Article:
Shooting the messenger

-A A +A
By Meaghan Downs

Newspapers are easy to hate.
Believe me, I did.
Once upon a time, I viewed the newspaper as an old, cantankerous uncle with foul breath, whispering unwanted horror stories right before I fell asleep.
But despite what I once thought or what disapproving finger pointers say, that’s not the newspaper’s fault.
Blame human nature.  
Every week I meet, interview and write about those who strive to make the community a better place to live and work.
I like these people, and I enjoy telling their stories.
It’s also the newspaper’s responsibility, however, to tell the truth: the good, the bad and the ugly.
And sometimes, it can get pretty ugly.
When the weekly newspaper prints material about the darker side of humanity, it’s not upholding violence, murder and sexual deviancy as the best Lawrenceburg can offer.
The front page has never and will never represent any sort of standards ruler by which we should measure moral behavior.
We are all too imperfect for that kind of impossible expectation.
We triumph.
We fall.
We get back up again.  
And the newspaper’s duty is to be there, with pen and notepad and camera, to try to capture every angle and aspect of that often uncomfortable journey.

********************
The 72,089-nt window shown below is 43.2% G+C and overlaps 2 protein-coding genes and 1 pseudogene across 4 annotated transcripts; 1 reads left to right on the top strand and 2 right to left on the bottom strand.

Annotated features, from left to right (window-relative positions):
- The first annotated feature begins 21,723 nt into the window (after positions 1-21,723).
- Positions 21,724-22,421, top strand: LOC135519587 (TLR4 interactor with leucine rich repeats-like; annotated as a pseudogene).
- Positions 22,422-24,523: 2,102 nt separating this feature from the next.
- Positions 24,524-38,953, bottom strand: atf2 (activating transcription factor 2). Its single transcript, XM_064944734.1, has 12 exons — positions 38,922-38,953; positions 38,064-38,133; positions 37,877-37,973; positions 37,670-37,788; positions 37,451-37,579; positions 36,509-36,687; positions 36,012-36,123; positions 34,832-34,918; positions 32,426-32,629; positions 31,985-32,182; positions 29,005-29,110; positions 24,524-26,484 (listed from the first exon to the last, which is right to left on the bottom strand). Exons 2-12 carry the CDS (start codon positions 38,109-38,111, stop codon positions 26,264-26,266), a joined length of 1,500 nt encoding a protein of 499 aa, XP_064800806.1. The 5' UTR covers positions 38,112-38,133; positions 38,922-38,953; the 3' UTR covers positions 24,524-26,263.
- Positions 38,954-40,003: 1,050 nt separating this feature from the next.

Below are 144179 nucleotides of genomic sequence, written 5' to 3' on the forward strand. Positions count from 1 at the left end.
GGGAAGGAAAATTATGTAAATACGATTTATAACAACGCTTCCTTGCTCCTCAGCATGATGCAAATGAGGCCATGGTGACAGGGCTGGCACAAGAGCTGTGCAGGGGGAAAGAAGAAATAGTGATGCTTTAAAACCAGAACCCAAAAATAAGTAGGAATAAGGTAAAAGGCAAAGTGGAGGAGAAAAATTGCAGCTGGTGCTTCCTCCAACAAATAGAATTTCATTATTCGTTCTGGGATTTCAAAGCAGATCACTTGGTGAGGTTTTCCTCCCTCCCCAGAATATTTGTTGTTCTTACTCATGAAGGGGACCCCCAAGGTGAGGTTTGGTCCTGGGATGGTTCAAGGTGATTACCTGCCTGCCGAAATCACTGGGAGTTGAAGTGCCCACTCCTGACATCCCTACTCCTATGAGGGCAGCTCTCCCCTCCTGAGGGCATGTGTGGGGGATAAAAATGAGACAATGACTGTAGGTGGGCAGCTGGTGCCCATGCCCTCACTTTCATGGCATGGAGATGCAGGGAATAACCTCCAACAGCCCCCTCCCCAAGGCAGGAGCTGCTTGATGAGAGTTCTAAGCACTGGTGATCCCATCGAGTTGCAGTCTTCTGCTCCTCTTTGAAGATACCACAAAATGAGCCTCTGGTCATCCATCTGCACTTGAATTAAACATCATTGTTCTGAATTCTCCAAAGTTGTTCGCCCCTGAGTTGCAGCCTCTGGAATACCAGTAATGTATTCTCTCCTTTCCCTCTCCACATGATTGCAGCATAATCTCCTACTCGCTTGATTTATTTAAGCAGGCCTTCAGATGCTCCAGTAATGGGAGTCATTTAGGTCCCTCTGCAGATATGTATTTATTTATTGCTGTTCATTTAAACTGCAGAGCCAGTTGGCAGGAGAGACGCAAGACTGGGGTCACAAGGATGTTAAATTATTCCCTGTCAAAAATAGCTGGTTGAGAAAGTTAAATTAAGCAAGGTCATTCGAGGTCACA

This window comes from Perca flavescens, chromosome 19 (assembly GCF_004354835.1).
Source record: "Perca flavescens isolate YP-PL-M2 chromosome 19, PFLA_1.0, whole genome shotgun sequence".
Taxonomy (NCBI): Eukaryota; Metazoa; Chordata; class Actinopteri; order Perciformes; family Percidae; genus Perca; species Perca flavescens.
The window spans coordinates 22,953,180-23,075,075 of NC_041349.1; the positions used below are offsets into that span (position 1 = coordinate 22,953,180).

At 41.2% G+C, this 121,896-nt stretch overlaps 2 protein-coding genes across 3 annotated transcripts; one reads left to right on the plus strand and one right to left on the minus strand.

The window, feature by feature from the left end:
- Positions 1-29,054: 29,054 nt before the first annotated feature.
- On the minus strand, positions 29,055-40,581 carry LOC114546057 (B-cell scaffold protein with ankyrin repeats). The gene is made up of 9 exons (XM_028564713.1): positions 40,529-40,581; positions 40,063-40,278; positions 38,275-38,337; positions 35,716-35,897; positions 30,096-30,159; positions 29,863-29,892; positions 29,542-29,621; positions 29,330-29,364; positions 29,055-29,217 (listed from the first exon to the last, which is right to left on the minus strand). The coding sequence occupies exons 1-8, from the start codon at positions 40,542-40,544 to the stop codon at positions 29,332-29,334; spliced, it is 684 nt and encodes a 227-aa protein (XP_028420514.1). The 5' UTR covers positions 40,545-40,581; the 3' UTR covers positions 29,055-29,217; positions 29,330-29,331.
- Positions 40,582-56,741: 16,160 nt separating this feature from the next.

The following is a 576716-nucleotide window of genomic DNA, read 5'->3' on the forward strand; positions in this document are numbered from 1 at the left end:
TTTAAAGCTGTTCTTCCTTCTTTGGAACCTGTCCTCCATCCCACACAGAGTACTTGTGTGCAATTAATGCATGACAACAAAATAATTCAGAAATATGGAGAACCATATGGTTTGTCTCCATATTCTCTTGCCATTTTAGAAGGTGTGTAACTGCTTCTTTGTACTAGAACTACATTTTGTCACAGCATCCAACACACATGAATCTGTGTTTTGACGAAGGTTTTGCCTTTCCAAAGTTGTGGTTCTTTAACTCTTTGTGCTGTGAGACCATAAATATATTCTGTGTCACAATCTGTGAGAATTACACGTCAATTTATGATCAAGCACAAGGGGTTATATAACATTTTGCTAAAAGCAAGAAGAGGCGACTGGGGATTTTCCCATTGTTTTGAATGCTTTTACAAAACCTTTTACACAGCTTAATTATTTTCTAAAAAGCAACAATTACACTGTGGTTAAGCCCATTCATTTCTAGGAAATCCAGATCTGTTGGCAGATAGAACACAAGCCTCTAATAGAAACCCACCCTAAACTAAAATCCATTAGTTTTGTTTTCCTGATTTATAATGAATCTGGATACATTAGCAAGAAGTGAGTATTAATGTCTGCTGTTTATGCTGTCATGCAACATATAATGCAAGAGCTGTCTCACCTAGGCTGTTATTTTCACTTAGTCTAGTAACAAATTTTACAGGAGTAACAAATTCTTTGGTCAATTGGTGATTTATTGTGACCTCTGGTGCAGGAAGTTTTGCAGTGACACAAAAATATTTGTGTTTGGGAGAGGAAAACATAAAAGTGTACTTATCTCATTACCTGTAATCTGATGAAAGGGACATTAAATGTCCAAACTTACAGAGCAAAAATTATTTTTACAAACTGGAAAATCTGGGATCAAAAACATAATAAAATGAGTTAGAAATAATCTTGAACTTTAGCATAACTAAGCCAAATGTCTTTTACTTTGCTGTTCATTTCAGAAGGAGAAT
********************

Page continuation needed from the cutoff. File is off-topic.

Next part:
Local media, such as the newspaper, is essential for communities like Lawrenceburg, where rumors could go unchecked and unverified, and important government meetings unattended and unacknowledged.
There’s a Thomas Jefferson quote journalists like to rely upon in conversations like these: “The basis of our governments being the opinion of the people, the very first object should be to keep that right; and were it left to me to decide whether we should have a government without newspapers or newspapers without a government, I should not hesitate a moment to prefer the latter. But I should mean that every man should receive those papers and be capable of reading them.”
Even with the serious gaps of knowledge with the current educational system, I believe The Anderson News is still comprehensible to today’s average reader.
Not only comprehensible, but extremely important as the only consistent source of Anderson County happenings.
The good and the bad.
The uplifting and the unsavory.
I wouldn’t be surprised if some readers don’t believe me.
Or the long deceased Jefferson, who also allegedly said the only reliable truths in newspapers were the advertisements.
After all, I’ve declared myself a member of Team Media, and therefore, can no longer be trusted.
So shoot the messenger, if you must.  
And as the messenger, I’ll be here to let you know that your aim is misguided.